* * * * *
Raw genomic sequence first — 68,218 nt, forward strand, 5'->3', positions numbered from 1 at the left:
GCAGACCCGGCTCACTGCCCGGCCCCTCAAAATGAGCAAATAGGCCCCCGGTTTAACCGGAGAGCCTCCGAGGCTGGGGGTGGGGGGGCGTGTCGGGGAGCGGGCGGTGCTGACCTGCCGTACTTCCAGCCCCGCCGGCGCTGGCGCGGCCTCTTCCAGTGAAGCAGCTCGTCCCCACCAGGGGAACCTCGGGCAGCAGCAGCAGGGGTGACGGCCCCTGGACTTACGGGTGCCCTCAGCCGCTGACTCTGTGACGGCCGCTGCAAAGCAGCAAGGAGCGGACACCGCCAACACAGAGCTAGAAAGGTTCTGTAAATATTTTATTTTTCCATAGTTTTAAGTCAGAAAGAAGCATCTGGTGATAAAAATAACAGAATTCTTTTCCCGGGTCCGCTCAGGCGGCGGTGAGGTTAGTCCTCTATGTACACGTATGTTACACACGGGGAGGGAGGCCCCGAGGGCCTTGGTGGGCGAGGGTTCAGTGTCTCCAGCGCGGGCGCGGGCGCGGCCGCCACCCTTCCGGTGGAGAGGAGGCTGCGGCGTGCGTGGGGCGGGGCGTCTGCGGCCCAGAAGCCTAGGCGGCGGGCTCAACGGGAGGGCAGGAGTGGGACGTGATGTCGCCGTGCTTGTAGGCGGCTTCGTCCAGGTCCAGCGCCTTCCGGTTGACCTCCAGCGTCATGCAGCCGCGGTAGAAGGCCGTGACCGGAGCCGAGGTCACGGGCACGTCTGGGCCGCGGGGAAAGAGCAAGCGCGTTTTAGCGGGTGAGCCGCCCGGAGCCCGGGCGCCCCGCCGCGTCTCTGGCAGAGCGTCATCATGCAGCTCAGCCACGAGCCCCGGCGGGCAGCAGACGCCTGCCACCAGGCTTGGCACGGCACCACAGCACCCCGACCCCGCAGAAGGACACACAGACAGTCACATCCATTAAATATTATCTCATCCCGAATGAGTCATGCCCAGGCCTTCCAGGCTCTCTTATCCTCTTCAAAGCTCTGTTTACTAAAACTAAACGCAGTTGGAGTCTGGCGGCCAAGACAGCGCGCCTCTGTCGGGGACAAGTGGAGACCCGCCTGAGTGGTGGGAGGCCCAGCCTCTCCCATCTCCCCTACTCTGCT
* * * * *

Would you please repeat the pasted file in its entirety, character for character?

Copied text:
Raw genomic sequence first — 68,218 nt, forward strand, 5'->3', positions numbered from 1 at the left:
GCAGACCCGGCTCACTGCCCGGCCCCTCAAAATGAGCAAATAGGCCCCCGGTTTAACCGGAGAGCCTCCGAGGCTGGGGGTGGGGGGGCGTGTCGGGGAGCGGGCGGTGCTGACCTGCCGTACTTCCAGCCCCGCCGGCGCTGGCGCGGCCTCTTCCAGTGAAGCAGCTCGTCCCCACCAGGGGAACCTCGGGCAGCAGCAGCAGGGGTGACGGCCCCTGGACTTACGGGTGCCCTCAGCCGCTGACTCTGTGACGGCCGCTGCAAAGCAGCAAGGAGCGGACACCGCCAACACAGAGCTAGAAAGGTTCTGTAAATATTTTATTTTTCCATAGTTTTAAGTCAGAAAGAAGCATCTGGTGATAAAAATAACAGAATTCTTTTCCCGGGTCCGCTCAGGCGGCGGTGAGGTTAGTCCTCTATGTACACGTATGTTACACACGGGGAGGGAGGCCCCGAGGGCCTTGGTGGGCGAGGGTTCAGTGTCTCCAGCGCGGGCGCGGGCGCGGCCGCCACCCTTCCGGTGGAGAGGAGGCTGCGGCGTGCGTGGGGCGGGGCGTCTGCGGCCCAGAAGCCTAGGCGGCGGGCTCAACGGGAGGGCAGGAGTGGGACGTGATGTCGCCGTGCTTGTAGGCGGCTTCGTCCAGGTCCAGCGCCTTCCGGTTGACCTCCAGCGTCATGCAGCCGCGGTAGAAGGCCGTGACCGGAGCCGAGGTCACGGGCACGTCTGGGCCGCGGGGAAAGAGCAAGCGCGTTTTAGCGGGTGAGCCGCCCGGAGCCCGGGCGCCCCGCCGCGTCTCTGGCAGAGCGTCATCATGCAGCTCAGCCACGAGCCCCGGCGGGCAGCAGACGCCTGCCACCAGGCTTGGCACGGCACCACAGCACCCCGACCCCGCAGAAGGACACACAGACAGTCACATCCATTAAATATTATCTCATCCCGAATGAGTCATGCCCAGGCCTTCCAGGCTCTCTTATCCTCTTCAAAGCTCTGTTTACTAAAACTAAACGCAGTTGGAGTCTGGCGGCCAAGACAGCGCGCCTCTGTCGGGGACAAGTGGAGACCCGCCTGAGTGGTGGGAGGCCCAGCCTCTCCCATCTCCCCTACTCTGCT